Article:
At CMG, we have followed the fascinating story of the Merck family and their 350+ family business over a few years. In our original profile on the family, we first looked more closely at the Merck family governance structure. Next, we focused on the role of non-family members in Merck’s sustained success.

Our third installment takes a deeper dive into the relationship between the two. Merck, one of the world’s largest pharmaceutical companies, has a unique system to ensure the company’s longevity and its family legacy. The multinational company based in Darmstadt, Germany operates with a dual board system consisting of the Merck Family Board and the Merck Management Board. Both boards work closely together to make decisions for the company’s future to maintain the balance between family ownership and corporate management.


Developing a new system of governance

For two and a half centuries, Merck was fully family-owned and operated. Leadership was passed down from generation to generation, run entirely by blood-related descendants of the company’s founder, Friedrich Jacob Merck.

Fast-forward to 1920, a few years after the company’s 250th birthday. So much had changed following World War I. The business was suffering from depleted resources and talent shortages in the family. The Mercks reevaluated their family-only approach, seeking the potential of fresh ideas and the input of proven industry leaders. The plan was for outside professionals to replace Mercks in management roles and the family increasingly withdraw from operational management.

But the Merck family still wanted a presence and a voice in the company to continue their centuries-old legacy. If outsiders ran the business, where would that leave the family? There were two critical objectives: attract and retain industry-leading talent to manage the company; and uphold bonds between the family and the business.

It would require thoughtful balance. Family involvement would maintain stability and purpose at the company; however, non-family executives would need their independence and agency.

The Merck solution? To craft a dual board system, an innovative approach to governance keeping the family owners in control of the company while leaving operational management to the best people for the job – family or not. Did it work? As Jon Baumhauer (former Chairman of the Family Board and 11th-generation Merck family member) previously stated: “We hired external professionals to run the company, and this went perfectly well. And it still goes well.”

How did they do it?

“We [the Merck family] do want to have some influence but don’t want to have all the influence. The key to our success is the family knows exactly what its responsibilities are and where to stop.” Johannes Baillou is a 12th-generation Merck family member, currently serving as, Chairman of the Board of Partners of E. Merck KG, Vice Chairman of the Executive Board of E. Merck KG and General Partner of E. Merck KG.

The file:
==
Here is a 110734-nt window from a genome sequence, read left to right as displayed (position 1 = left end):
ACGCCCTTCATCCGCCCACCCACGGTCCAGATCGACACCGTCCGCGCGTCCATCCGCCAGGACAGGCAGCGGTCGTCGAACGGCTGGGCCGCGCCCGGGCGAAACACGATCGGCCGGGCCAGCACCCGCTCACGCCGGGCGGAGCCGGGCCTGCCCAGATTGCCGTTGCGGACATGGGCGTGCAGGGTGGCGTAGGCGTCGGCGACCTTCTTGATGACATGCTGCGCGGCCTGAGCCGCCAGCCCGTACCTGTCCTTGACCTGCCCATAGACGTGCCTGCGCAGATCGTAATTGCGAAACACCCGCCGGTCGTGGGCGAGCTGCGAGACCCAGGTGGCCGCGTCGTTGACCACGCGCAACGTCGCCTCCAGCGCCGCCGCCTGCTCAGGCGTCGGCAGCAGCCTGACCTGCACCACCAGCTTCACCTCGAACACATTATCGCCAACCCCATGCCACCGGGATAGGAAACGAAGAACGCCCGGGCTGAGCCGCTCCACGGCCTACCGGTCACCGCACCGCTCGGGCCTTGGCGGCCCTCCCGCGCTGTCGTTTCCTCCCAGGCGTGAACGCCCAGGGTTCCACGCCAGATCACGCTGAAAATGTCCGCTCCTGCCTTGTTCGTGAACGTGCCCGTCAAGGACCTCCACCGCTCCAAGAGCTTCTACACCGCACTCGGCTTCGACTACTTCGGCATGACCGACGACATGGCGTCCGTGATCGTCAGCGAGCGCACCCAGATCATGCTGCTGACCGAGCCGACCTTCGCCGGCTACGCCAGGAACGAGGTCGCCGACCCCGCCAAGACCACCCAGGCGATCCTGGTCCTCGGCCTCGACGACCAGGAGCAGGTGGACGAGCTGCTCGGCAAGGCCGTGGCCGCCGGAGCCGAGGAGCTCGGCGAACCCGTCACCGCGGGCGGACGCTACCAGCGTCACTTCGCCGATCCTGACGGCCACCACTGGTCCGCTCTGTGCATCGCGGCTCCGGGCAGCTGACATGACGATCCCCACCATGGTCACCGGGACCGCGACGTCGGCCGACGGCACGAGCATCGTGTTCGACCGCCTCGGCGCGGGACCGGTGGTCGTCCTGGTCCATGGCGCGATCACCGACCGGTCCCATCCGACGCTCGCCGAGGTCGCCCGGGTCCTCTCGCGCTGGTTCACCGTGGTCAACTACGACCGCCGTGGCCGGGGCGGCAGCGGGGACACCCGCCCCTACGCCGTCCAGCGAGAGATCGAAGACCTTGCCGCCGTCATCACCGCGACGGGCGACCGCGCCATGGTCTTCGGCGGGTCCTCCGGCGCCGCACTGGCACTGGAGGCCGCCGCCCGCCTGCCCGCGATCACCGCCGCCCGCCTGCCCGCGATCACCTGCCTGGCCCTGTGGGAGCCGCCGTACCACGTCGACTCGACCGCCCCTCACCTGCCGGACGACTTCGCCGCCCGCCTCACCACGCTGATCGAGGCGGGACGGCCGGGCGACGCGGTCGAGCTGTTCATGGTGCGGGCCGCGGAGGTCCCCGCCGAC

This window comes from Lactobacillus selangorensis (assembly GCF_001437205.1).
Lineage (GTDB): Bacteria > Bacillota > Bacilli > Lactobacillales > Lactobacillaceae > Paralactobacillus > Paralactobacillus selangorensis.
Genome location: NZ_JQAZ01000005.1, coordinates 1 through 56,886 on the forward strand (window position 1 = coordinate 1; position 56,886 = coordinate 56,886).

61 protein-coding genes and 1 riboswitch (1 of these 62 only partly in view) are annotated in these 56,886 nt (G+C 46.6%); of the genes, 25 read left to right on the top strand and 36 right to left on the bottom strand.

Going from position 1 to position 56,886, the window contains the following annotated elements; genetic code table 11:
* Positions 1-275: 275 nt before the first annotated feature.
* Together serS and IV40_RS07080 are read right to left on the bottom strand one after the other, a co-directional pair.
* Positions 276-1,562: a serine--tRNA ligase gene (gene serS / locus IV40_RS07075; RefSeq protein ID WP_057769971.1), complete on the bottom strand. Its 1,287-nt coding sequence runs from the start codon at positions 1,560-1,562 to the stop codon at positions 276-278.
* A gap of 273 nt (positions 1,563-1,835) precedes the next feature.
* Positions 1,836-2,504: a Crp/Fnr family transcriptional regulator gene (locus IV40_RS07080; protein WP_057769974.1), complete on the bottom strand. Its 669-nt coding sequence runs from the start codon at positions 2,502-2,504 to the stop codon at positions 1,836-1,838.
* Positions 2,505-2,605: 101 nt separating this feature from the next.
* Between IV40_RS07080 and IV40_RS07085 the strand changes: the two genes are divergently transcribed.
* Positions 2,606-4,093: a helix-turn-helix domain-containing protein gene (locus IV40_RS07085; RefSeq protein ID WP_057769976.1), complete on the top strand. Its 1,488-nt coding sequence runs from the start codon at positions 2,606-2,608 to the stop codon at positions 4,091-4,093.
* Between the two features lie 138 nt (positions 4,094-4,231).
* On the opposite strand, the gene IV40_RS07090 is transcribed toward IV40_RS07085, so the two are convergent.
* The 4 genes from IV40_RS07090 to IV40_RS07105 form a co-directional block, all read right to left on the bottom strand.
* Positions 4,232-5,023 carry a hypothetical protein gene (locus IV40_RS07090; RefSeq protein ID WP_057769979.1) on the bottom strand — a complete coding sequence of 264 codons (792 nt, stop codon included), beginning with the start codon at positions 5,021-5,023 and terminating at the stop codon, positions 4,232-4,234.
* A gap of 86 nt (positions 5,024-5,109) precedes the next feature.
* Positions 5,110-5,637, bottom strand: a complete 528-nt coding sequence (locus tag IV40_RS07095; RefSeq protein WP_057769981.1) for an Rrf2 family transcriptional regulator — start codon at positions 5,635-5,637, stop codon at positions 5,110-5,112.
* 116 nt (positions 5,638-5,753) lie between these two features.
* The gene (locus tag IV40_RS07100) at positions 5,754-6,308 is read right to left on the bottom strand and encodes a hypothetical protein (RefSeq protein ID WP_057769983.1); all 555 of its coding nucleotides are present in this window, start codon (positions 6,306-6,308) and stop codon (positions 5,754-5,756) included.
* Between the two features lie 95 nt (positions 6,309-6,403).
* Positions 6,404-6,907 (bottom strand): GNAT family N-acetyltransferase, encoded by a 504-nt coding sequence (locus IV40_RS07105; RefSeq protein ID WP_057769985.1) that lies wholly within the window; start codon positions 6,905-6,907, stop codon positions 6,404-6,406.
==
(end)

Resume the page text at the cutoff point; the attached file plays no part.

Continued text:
Merck’s one-of-a-kind diarchy

Merck’s bespoke system both divides and combines family ownership with corporate leadership with two governance systems running Merck:

  • The family governance system manages the Merck family owners (204 family members).
  • The corporate governance system oversees the operational business.

Each board system has its independent responsibilities that intersect on many levels. – what are those levels?

Merck KGaA (Kommanditgesellschaft auf Aktie, a partnership limited by shares under German law) is an operating company with a typical corporate governance structure:

  1. The Executive Board of Merck KGaA
  2. The Supervisory Board of Merck KGaA

The Merck family governance system controls E. Merck KG – the Merck family’s holding company. The family owners hold 70.3% of the total capital of Merck KGaA in equity interest but do not directly participate in company management and business activities.

The family governance system has four distinct bodies:

  1. The Partner Assembly (all Merck family shareholders, currently 204 in total)
  2. The Family Board
  3. The Board of Partners
  4. Executive Board of E. Merck KG


How the two systems work together

The primary responsibility of the Partner Assembly is to elect up to 13 of their members every five years to represent them on the Family Board. This includes Johannes Baillou as one of 204 Merck family General Partners. The Family Board keeps strategic (but not operational) oversight of Merck KGaA business operations. The Family Board also screens and selects the Board of Partners.